Friday, May 12, 2006

A Surprisingly Smart Analysis

Reuters (of all places) has a suprisingly smart analysis of why MI3 isn't doing as well as expected at the box office: it has rejected its own mythology.

Though the analysis is smart, it is wrong; the entire Mission Impossible film franchise is an artistic failure because it rejects its own mythology. The box office failure cannot be attributed solely to that cause, otherwise the first two films would have lost money.

I haven't seen anything but the first one. It sucked rotten, sulfur-stinking eggs. Bad. I went in skeptical of the whole built-in-audience-from-a-TV-franchise marketing element, and ended the film wishing it had pandered more to the TV audience. Killing off the buddy-caper element at the outset of the first movie not only severed the film from its TV heritage, but it also created a situation that demanded some development of character or world.

No development was forthcoming, though. In fact, I submit to you that if you randomly selected scenes from action films and digitally inserted Tom Cruise's face onto the heads of the protagonists, you would end up with much of the same movie. Expecting explosions and car chases to save a bland movie is like expecting rainbow sprinkles to save a cheap vanilla ice cream cone.

It seems to me that the positive reviews of MI3 implicitly concede the artistic failure of the first two films. First, everyone talks about Philip Seymour Hoffman. Yes, I like Hoffman a lot, too, but as he was not in the previous films, that implies to me that no one is particularly looking forward to repeat performances by Cruise or anyone else. Second, we keep hearing about how in this film we get character development of Cruise's character. Ummm ... shouldn't we have gotten that, oh, I don't know, two films ago? Or perhaps inMI2? According to IMDb, the first film was 110 minutes long (I should sue for my time), and the second movie was 123 minutes long. So the franchise has used up 233 minutes of time, or 3 hours and 53 minutes for those of you playing at home, and hasn't bothered to develop the main character?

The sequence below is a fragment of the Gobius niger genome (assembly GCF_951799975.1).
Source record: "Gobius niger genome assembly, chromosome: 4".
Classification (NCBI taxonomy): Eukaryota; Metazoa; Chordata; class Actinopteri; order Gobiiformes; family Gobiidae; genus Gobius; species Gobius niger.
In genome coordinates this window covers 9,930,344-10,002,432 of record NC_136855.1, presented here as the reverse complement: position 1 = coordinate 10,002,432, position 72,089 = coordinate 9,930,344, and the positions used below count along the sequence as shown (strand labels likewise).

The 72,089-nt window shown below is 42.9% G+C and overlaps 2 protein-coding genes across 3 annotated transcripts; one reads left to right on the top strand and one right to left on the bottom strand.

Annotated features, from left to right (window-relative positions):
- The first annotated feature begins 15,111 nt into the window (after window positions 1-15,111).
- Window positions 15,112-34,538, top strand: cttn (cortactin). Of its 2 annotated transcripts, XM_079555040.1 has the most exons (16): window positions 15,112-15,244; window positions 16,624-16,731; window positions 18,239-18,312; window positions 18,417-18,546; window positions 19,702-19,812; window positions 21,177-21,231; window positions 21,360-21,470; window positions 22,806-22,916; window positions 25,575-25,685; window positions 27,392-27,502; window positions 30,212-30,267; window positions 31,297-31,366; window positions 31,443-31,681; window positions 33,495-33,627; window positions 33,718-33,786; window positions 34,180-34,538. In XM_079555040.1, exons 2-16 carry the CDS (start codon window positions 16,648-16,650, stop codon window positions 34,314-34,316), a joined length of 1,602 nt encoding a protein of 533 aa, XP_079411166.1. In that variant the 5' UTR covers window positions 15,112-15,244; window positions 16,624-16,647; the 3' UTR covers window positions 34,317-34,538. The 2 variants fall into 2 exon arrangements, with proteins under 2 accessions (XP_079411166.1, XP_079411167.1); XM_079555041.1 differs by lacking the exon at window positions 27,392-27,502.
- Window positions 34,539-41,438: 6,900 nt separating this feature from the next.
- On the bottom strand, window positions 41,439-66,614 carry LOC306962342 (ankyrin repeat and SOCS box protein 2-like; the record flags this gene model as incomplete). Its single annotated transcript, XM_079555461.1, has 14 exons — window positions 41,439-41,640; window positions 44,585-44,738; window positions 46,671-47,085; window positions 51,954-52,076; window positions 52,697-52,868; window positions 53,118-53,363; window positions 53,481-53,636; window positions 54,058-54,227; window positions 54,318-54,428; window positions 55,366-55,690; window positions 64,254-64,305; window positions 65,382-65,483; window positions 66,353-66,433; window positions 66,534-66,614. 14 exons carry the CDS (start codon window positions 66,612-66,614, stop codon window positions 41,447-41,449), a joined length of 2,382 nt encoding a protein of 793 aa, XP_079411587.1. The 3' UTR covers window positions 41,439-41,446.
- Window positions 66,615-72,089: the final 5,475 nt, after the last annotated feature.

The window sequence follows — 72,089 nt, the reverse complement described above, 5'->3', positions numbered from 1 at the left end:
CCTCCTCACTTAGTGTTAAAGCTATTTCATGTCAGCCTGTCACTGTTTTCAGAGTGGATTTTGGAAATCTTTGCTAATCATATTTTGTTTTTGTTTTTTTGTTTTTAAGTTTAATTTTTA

Plus, they named the protagonist "Ethan Hunt." They might as well have named him "Dirk Squarejaw."

2 comments:

  1. Character development? Isn't that Industry-Speak for "he's going to be sad about something at some point?" Funny, I was almost sure that the botox in Tom Cruise's face had long ago affected his brain in some strange way as to render him unable to show emotion entirely. Yes, he may sometimes smile or crack a joke, but I've never seen them touch his eyes.

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  2. Bill Cunningham over at DISContent had similar things to say as well.

    I think the previous poster is overthinking what character development means, or maybe placing too much value on it. MI3 did have character development, in fact it was character driven, the fact is that if the character development is bad or uninteresting then the story doesn't work. Narratives are conflict driven that requires development, but not necessarily a character centered focus.

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